Turns out some high-profile women of the late Neolithic rest in only slightly disturbed peace at Stonehenge.

The famous standing stones are just the most conspicuous part of a whole series of interesting sites, which—as the New York Times explained recently—archeologists are still trying to figure out. But they’re getting closer, with the help of advances in technology.

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People lived nearby, but it was also obviously an important ceremonial hub. Discovery News reports on a paper just published in the journal British Archeology about burials circa 3100 B.C. to 2100 B.C., which “supports the theory that Stonehenge functioned, at least for part of its long history, as a cremation cemetery for leaders and other noteworthy individuals.”

What’s really interesting is how many of those people were women.

“In almost every depiction of Stonehenge by artists and TV re-enactors we see lots of men, a man in charge, and few or no women,” archaeologist Mike Pitts, who is the editor of British Archaeology and the author of the book “Hengeworld,” told Discovery News.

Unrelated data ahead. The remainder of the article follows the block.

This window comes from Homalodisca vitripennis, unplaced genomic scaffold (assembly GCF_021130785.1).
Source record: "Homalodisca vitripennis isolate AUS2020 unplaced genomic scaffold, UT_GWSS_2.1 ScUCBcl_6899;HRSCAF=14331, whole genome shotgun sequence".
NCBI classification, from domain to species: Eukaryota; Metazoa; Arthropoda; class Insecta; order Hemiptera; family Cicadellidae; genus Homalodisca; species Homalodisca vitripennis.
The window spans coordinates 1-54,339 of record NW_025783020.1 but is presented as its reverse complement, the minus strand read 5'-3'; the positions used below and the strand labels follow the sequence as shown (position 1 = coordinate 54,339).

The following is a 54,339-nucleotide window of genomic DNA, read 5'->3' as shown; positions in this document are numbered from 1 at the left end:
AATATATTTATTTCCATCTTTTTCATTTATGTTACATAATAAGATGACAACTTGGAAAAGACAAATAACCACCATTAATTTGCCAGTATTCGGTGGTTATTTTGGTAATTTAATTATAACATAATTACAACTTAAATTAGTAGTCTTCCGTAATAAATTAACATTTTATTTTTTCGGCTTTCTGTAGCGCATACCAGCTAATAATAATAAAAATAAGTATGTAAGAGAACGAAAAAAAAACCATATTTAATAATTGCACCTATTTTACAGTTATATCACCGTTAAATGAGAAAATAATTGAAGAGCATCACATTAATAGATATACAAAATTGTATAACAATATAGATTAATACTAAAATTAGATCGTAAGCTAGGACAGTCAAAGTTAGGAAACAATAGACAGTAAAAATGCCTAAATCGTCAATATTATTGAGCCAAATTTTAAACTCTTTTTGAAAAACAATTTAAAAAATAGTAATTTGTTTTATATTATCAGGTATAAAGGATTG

“The archaeology now shows that as far as the burials go, women were as prominent there as men. This contrasts with the earlier burial mounds, where men seem to be more prominent.”

He added that essentially anyone buried at Stonehenge likely would have been a big deal; hence these were important women. Pitts added that the findings could suggest “a move from a focus on male lineage and hierarchy to both genders and family or class. Christie Willis, who’s with University College London Institute of Archaeology and worked on the site, told Discovery News women’s status:

“probably declined again towards the 3rd millennium B.C…both archaeological and historical evidence has shown that women’s status has gone up and down quite noticeably at different times in the past.”


Contact the author at kelly@jezebel.com.

Photo via Getty Images.